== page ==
37. 37. Bloom’s on the Internet <ul><li>http://www.tedi.uq.edu.au/Assess/Assessment/bloomtax.html </li></ul><ul><li>  </li></ul><ul><li>http://www.acps.k12.va.us/hammond/readstrat/BloomsTaxonomy2.html </li></ul><ul><li>  </li></ul><ul><li>http://www.teachers.ash.org.au/researchskills/dalton.htm </li></ul><ul><li>  </li></ul><ul><li>http://www.officeport.com/edu/blooms.htm </li></ul><ul><li>  </li></ul><ul><li>http://www.quia.com/fc/90134.html </li></ul><ul><li>  </li></ul><ul><li>http://www.utexas.edu/student/utlc/handouts/1414.html Model questions and keywords </li></ul><ul><li>  </li></ul><ul><li>http://schools.sd68.bc.ca/webquests/blooms.htm </li></ul><ul><li>  </li></ul><ul><li>http://www.coun.uvic.ca/learn/program/hndouts/bloom.html </li></ul><ul><li>  </li></ul><ul><li>http://caribou.cc.trincoll.edu/depts_educ/Resources/Bloom.htm </li></ul><ul><li>  </li></ul><ul><li>http://www.kent.wednet.edu/KSD/MA/resources/blooms/teachers_blooms.html </li></ul><ul><li>  </li></ul><ul><li>http://www.hcc.hawaii.edu/intranet/committees/FacDevCom/guidebk/teachtip/questype.htm </li></ul><ul><li>  </li></ul><ul><li>http://www.nexus.edu.au/teachstud/gat/painter.htm Questioning Techniques that includes reference to Bloom’s Taxonomy. </li></ul><ul><li>  </li></ul><ul><li>http://scs.une.edu.au/TalentEd/EdSupport/Snugglepot.htm </li></ul>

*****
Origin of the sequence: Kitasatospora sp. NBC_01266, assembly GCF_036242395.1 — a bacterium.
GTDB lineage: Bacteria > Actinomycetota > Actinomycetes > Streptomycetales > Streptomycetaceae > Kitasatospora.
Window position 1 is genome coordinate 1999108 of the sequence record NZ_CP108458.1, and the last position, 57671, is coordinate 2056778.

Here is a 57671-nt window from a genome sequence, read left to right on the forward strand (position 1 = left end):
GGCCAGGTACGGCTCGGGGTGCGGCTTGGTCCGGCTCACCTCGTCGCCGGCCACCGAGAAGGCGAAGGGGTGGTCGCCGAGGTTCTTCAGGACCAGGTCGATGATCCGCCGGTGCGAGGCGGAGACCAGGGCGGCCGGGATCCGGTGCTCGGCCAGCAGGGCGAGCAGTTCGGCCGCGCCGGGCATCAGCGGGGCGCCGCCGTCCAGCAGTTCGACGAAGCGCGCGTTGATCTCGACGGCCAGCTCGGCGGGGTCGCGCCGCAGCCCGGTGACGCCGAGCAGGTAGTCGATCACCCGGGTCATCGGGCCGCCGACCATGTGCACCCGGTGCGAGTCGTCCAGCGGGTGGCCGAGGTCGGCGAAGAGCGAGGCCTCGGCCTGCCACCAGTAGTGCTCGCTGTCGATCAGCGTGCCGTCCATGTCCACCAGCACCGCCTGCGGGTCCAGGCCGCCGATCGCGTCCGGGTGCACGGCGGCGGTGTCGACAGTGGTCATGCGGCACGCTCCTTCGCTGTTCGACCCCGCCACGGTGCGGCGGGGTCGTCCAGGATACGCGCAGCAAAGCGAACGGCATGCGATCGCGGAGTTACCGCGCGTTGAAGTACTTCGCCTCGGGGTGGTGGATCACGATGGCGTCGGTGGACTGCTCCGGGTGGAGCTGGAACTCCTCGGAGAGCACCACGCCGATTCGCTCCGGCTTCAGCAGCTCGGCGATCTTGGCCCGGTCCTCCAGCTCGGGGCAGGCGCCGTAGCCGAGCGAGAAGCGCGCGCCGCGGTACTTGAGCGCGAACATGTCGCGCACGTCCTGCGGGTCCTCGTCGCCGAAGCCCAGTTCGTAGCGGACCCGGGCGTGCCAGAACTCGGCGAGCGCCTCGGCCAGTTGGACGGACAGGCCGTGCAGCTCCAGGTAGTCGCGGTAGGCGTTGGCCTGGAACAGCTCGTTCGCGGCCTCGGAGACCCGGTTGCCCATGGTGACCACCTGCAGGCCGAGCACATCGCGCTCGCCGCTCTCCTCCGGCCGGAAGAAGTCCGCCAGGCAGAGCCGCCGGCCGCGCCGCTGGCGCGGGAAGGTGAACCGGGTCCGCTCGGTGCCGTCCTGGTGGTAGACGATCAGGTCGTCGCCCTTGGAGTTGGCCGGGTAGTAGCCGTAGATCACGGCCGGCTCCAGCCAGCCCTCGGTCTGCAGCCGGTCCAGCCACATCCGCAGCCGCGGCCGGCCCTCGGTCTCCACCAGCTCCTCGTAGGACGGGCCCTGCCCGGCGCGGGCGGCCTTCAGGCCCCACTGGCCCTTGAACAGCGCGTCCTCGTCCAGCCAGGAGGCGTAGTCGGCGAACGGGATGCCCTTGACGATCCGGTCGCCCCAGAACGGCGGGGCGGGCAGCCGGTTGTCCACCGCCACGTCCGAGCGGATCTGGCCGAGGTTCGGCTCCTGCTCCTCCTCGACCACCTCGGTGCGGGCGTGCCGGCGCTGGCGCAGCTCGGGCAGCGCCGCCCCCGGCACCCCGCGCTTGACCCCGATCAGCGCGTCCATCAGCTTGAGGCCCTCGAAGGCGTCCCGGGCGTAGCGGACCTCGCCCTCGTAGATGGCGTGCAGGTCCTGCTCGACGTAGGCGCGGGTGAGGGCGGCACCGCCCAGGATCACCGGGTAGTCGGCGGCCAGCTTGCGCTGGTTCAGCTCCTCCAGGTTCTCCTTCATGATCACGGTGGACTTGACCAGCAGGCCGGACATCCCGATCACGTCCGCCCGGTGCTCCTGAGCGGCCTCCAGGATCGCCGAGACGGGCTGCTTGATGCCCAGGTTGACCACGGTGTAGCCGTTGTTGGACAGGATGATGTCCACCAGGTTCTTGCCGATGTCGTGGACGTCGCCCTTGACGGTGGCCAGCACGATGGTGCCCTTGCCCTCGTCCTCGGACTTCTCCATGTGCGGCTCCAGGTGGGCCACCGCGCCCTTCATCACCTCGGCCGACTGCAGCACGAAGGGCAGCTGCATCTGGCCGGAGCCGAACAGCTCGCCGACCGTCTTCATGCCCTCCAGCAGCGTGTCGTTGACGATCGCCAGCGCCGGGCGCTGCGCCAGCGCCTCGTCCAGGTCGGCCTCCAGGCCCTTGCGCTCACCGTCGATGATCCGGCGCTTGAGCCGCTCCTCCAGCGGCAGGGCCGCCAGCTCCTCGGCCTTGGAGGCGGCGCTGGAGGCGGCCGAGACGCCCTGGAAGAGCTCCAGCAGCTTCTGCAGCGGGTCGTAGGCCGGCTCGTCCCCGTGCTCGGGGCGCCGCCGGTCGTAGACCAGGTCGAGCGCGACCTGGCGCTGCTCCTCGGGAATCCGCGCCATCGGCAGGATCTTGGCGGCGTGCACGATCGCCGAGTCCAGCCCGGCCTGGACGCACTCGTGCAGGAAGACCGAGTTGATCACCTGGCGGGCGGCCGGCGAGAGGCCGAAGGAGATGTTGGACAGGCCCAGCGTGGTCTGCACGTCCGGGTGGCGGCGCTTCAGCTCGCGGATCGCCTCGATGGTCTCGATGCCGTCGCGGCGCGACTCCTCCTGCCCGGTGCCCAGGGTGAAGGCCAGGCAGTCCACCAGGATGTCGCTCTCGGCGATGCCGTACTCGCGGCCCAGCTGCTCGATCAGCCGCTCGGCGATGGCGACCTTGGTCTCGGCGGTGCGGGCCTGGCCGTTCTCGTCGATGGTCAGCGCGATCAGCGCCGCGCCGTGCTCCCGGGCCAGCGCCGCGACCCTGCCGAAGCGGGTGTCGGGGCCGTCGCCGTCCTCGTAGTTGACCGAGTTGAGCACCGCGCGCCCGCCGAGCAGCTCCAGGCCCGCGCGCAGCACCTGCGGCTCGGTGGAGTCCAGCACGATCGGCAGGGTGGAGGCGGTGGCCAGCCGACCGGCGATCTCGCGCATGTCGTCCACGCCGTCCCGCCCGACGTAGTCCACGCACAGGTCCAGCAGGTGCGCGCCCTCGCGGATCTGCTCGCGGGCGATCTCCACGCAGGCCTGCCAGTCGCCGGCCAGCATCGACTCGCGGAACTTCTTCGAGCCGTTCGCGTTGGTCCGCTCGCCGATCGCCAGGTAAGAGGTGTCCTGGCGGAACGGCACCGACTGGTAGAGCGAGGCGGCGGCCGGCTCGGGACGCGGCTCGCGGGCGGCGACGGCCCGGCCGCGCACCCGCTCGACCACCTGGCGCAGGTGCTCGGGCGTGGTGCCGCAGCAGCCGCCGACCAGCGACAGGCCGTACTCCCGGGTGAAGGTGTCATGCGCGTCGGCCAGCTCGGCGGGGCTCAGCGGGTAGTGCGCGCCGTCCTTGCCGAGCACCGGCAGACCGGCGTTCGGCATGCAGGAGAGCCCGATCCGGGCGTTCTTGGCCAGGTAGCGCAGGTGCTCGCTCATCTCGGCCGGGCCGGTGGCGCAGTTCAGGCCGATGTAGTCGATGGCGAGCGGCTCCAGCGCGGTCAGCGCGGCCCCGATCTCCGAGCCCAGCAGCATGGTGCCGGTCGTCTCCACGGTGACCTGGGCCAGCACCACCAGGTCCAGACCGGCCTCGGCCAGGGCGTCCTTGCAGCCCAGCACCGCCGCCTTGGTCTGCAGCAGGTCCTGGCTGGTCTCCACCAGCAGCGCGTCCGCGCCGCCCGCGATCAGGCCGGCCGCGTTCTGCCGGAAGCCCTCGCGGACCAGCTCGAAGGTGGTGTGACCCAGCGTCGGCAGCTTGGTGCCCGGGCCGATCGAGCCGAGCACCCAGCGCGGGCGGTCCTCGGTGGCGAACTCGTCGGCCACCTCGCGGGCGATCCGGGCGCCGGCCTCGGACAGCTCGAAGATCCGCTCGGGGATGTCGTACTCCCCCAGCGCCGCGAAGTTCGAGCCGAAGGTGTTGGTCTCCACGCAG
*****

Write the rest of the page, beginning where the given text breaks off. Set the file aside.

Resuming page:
38. 38. <ul><li>Complete applications and other </li></ul><ul><li>paperwork. </li></ul>
  39. 39. <ul><li>Lynne Risner </li></ul><ul><li>870-584-8198 </li></ul><ul><li>[email_address] </li></ul>